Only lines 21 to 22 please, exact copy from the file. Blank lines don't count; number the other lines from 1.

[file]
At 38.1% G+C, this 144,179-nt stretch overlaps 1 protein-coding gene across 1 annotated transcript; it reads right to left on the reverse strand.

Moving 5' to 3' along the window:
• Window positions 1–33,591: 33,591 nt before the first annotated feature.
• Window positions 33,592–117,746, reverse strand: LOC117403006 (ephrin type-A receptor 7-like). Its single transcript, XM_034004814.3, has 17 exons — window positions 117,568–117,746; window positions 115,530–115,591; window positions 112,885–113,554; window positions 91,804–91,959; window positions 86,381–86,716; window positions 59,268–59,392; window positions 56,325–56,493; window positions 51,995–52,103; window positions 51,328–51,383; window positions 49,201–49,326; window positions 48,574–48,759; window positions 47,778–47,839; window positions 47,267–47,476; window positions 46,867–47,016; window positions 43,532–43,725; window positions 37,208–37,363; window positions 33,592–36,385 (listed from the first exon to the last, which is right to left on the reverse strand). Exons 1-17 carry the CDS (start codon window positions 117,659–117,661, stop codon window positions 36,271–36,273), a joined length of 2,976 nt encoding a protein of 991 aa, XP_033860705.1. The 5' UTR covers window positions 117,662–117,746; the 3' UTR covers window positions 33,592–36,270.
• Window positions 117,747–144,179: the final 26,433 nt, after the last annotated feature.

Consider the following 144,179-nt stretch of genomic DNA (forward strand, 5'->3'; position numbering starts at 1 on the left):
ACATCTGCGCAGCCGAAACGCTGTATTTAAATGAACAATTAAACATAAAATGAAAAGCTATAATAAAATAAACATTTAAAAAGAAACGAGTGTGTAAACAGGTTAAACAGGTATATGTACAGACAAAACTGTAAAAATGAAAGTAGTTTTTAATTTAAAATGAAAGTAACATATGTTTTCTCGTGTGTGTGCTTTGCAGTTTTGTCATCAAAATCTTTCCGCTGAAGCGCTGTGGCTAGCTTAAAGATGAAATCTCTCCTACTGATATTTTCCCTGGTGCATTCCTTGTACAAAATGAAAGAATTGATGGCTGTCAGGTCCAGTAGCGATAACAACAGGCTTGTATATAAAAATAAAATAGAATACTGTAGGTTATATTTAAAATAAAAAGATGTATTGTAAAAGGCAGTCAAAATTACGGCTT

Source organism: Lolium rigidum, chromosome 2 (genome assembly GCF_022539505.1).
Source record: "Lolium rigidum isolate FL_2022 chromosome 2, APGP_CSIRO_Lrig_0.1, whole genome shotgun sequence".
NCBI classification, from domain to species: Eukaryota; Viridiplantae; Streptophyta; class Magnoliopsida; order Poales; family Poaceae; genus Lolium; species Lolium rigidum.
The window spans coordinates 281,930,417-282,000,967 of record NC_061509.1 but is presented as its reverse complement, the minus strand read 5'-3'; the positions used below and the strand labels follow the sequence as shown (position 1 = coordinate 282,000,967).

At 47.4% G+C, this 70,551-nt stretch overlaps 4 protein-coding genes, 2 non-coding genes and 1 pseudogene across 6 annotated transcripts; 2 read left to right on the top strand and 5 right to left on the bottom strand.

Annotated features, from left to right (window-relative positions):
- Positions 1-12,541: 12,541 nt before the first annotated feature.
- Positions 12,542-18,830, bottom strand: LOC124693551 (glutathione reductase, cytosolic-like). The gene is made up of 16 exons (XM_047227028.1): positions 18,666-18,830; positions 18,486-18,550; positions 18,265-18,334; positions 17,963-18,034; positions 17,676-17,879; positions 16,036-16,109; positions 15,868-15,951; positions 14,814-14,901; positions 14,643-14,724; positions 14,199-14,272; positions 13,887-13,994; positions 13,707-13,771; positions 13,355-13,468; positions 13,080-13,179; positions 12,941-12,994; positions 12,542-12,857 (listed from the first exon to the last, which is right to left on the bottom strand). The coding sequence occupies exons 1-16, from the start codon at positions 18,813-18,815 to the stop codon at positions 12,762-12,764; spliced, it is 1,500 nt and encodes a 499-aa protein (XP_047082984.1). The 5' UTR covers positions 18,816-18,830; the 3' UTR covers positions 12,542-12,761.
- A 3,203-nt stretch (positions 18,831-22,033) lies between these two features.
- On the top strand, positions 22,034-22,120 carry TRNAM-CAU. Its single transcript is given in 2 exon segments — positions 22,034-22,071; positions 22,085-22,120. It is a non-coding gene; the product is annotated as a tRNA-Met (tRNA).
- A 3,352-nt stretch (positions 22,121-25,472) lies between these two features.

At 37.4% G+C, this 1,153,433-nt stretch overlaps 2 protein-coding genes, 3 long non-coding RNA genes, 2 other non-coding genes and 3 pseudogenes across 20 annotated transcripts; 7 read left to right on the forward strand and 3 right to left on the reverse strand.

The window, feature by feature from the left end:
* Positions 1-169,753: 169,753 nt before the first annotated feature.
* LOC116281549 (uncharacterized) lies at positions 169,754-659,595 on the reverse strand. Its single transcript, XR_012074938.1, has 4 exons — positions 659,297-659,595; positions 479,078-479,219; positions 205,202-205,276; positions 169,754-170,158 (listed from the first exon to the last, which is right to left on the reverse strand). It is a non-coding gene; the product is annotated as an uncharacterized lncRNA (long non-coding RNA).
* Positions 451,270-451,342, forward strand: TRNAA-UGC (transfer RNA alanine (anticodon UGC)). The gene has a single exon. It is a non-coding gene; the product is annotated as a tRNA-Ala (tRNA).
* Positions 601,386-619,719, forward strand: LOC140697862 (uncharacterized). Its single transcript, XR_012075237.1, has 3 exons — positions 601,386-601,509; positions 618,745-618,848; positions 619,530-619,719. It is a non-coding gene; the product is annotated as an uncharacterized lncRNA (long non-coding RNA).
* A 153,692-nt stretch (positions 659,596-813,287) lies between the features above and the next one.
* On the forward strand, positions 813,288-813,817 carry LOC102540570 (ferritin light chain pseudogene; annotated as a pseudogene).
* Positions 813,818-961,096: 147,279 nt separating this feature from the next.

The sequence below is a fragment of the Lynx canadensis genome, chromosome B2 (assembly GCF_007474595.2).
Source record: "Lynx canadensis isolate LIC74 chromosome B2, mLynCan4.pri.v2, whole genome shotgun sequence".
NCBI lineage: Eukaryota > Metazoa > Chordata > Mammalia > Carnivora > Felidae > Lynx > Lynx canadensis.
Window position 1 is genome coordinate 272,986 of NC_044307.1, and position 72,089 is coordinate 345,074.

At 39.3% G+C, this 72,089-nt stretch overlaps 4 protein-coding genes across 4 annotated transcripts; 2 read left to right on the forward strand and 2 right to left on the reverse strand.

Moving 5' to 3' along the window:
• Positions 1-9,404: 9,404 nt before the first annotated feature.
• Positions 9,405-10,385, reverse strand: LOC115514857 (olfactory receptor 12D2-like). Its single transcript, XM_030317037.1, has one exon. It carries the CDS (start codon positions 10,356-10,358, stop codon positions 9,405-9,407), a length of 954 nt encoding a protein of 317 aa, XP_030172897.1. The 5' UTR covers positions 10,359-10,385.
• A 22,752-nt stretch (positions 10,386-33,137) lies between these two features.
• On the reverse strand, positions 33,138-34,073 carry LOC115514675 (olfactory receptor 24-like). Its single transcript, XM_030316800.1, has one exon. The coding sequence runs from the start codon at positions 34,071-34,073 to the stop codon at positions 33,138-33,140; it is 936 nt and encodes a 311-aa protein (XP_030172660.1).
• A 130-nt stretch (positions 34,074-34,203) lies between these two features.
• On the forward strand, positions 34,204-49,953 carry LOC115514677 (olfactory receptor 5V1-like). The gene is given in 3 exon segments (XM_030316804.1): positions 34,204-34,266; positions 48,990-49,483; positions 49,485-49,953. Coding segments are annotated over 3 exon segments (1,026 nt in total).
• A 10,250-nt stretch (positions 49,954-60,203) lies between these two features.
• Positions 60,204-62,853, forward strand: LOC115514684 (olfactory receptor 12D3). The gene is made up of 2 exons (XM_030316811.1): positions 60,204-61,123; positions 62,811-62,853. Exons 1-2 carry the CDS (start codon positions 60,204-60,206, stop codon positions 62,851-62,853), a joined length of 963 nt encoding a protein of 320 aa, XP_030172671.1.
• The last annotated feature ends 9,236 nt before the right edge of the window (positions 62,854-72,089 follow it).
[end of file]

* Positions 1-169,753: 169,753 nt before the first annotated feature.
* LOC116281549 (uncharacterized) lies at positions 169,754-659,595 on the reverse strand. Its single transcript, XR_012074938.1, has 4 exons — positions 659,297-659,595; positions 479,078-479,219; positions 205,202-205,276; positions 169,754-170,158 (listed from the first exon to the last, which is right to left on the reverse strand). It is a non-coding gene; the product is annotated as an uncharacterized lncRNA (long non-coding RNA).